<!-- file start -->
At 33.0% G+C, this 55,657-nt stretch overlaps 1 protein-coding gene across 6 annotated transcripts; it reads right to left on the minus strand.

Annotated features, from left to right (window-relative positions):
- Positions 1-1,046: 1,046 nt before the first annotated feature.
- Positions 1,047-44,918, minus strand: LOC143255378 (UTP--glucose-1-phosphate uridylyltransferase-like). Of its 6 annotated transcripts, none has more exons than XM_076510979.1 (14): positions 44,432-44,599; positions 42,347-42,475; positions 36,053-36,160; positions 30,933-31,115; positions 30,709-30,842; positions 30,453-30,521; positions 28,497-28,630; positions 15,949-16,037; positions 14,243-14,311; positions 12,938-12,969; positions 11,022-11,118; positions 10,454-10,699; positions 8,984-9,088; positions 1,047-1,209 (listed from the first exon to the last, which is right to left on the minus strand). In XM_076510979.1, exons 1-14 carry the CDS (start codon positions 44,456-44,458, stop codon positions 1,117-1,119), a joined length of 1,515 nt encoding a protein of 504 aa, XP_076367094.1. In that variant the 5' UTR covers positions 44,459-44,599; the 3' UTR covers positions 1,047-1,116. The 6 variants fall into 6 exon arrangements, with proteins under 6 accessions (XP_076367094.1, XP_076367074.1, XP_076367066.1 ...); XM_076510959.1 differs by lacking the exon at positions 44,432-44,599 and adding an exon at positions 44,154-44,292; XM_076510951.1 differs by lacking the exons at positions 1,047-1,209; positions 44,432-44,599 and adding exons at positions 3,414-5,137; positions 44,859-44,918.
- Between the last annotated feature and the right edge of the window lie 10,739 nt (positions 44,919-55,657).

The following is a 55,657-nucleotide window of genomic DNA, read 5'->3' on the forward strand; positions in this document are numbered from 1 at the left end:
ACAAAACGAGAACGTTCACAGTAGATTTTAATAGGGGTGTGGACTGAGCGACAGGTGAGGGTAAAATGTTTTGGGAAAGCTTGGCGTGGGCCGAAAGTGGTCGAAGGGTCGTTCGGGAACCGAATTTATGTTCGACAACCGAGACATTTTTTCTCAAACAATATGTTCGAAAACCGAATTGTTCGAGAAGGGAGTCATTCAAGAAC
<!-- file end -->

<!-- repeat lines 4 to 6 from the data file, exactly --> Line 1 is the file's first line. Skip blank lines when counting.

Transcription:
- Positions 1,047-44,918, minus strand: LOC143255378 (UTP--glucose-1-phosphate uridylyltransferase-like). Of its 6 annotated transcripts, none has more exons than XM_076510979.1 (14): positions 44,432-44,599; positions 42,347-42,475; positions 36,053-36,160; positions 30,933-31,115; positions 30,709-30,842; positions 30,453-30,521; positions 28,497-28,630; positions 15,949-16,037; positions 14,243-14,311; positions 12,938-12,969; positions 11,022-11,118; positions 10,454-10,699; positions 8,984-9,088; positions 1,047-1,209 (listed from the first exon to the last, which is right to left on the minus strand). In XM_076510979.1, exons 1-14 carry the CDS (start codon positions 44,456-44,458, stop codon positions 1,117-1,119), a joined length of 1,515 nt encoding a protein of 504 aa, XP_076367094.1. In that variant the 5' UTR covers positions 44,459-44,599; the 3' UTR covers positions 1,047-1,116. The 6 variants fall into 6 exon arrangements, with proteins under 6 accessions (XP_076367094.1, XP_076367074.1, XP_076367066.1 ...); XM_076510959.1 differs by lacking the exon at positions 44,432-44,599 and adding an exon at positions 44,154-44,292; XM_076510951.1 differs by lacking the exons at positions 1,047-1,209; positions 44,432-44,599 and adding exons at positions 3,414-5,137; positions 44,859-44,918.
- Between the last annotated feature and the right edge of the window lie 10,739 nt (positions 44,919-55,657).

The following is a 55,657-nucleotide window of genomic DNA, read 5'->3' on the forward strand; positions in this document are numbered from 1 at the left end: